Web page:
It's deeply unfair to say that only satisfied and empowered women can be feminists making change: the damaged, angry, and disenfranchised among us are loud and crucial voices, and the notion of excluding anybody is unproductive. But it's also not fair to expect you to go out and yell for other women in protests, write editorials, or even get into arguments with that sexist uncle at Christmas when you're not taking care of yourself in the process.

Whether you're an activist on the front lines or holding your feminist flag in your own sphere, it's important — indeed, it's at the very core of the movement — that you value yourself, take time out, and in the words of Psych Central, "listen to your body, and do what you want without resistance." Resisting patriarchy is hard enough; doing it while resisting your own needs makes it even harder. As the feminist poet Adrienne Rich noted, "There must be those among whom we can sit down and weep and still be counted as warriors."

Emotional Health Is Real Health

The notion of emotional pain, trouble, labor, and weariness is often not validated in modern societies, for either gender. Dr. Leon Seltzer, writing for Psychology Today, has some piercing observations on why emotional discomfort is so often consciously sidelined. "Tendencies toward denial, withdrawal, and self-isolation are common in reaction to deeply felt emotional pain," he writes, and notes that disclosing our emotional tiredness to others is often prevented by "the fear that exposing it would make us look weak to them — and, indeed, make us feel weak and powerless ourselves." And, he adds, there's a gendered angle: while men don't divulge for fear of damage to perceived masculinity, for women, "disclosing their emotional distress may lead them to be told (particularly by their spouse) that they're too "thin-skinned" — or, more commonly, "too sensitive."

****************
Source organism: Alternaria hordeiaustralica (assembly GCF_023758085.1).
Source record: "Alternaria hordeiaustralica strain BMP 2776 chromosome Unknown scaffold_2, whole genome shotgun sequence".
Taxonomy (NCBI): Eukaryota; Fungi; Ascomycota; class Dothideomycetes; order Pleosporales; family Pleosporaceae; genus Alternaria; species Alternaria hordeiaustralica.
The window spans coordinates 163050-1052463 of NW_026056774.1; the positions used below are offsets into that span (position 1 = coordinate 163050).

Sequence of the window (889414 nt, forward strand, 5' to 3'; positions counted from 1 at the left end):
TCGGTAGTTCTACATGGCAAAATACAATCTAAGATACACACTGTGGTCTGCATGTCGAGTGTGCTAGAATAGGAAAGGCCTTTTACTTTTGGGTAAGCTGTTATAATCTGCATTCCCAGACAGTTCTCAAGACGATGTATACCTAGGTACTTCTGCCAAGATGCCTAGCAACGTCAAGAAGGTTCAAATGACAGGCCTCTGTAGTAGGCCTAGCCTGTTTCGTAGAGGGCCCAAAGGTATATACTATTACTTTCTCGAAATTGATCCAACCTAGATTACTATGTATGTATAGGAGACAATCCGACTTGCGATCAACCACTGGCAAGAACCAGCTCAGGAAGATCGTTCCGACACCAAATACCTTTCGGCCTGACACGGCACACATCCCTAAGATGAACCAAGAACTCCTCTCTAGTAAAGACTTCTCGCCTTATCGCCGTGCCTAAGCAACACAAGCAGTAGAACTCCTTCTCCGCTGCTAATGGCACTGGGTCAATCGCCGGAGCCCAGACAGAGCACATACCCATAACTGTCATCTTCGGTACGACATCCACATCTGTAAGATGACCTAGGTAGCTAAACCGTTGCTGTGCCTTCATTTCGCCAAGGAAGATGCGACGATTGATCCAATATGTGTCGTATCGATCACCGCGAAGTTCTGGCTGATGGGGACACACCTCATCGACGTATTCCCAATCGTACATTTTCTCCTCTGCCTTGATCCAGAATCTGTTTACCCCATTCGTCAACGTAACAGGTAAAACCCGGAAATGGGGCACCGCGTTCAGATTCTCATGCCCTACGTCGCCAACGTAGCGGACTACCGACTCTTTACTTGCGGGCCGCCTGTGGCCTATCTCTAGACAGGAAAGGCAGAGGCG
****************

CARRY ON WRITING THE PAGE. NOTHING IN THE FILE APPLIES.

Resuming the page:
In other words, being in a position in which you need to do self-care is seen as a weakness or vulnerability rather than what it is: a natural part of the human condition, particularly for women. It can sometimes be tricky to talk about scientific gender differences in the context of feminism, but there is substantive evidence that there's a bit of difference in how women and men process their own emotions. While reading the emotions of others seems to be something women are educated to do, there appears to be a biological basis for the idea that women react more poorly to negative emotional stimuli like shame, embarrassment, or rejection. In other words, the negative impacts of emotions are a serious matter for women, and a very real one. Taking care of ourselves is not a matter of "weakness" or "sensitivity:" it's the reality of being in the world.

Female Pain Is Often Invalidated As "Silly"

If we turn from emotional pain to physical pain, another thing that requires enormous self-care, we find that women's pain is invalidated here too. Self-care is, after all, not just for the emotions; for many women, it's a matter of keeping themselves afloat. There's evidence that chronic pain is particularly underdiagnosed and untreated in women, because it's seen as "exaggerated."

Women's perceptions of their own health and pain, even the very physical reality of their agony, are regularly dismissed or not taken seriously; an article in The Atlantic in 2015, in which the writer's wife was submitted to the ER in excruciating pain from an ovarian torsion and not attended to properly, led to a host of story-sharing from other women worldwide about similar experiences. A study in 2016 even found that women and men presenting with the same level of pain were treated in radically different time in ERs: men in 49 minutes, women in 65. In that context, seeing and feeing your pain, and taking time off to deal with it, is an extremely feminist act.

Self-Care Is A Manifestation Of Independent Identity

If you've hung around feminism long enough, you've heard the famous definition "Feminism: the radical notion that women are people," which first appeared in 1986. The key part of self-care is the notion of the self, of you alone: not you as a sister, a wife, a girlfriend, a partner, a supportive friend, but as your pure and female self. To take care of that self first, devoid of context, without excuses, in deep attendance to its needs and wants, is an acknowledgement of its importance and wholeness, of you as a person with weight in the world, rather than a mechanism defined by others.

This is not to say that good self-care can't exist in a context in which you have good, healthy, equitable relationships with others. A feminist is not by definition an island, and a good part of self-care can, in fact, be "nourishing your social life," as recommended by the UK mental health charity MIND. But relaxing, taking a walk, calling a friend, watching some crap TV, and generally doing something nurturing to yourself every so often is proof positive that you possess worth and that your needs are valuable.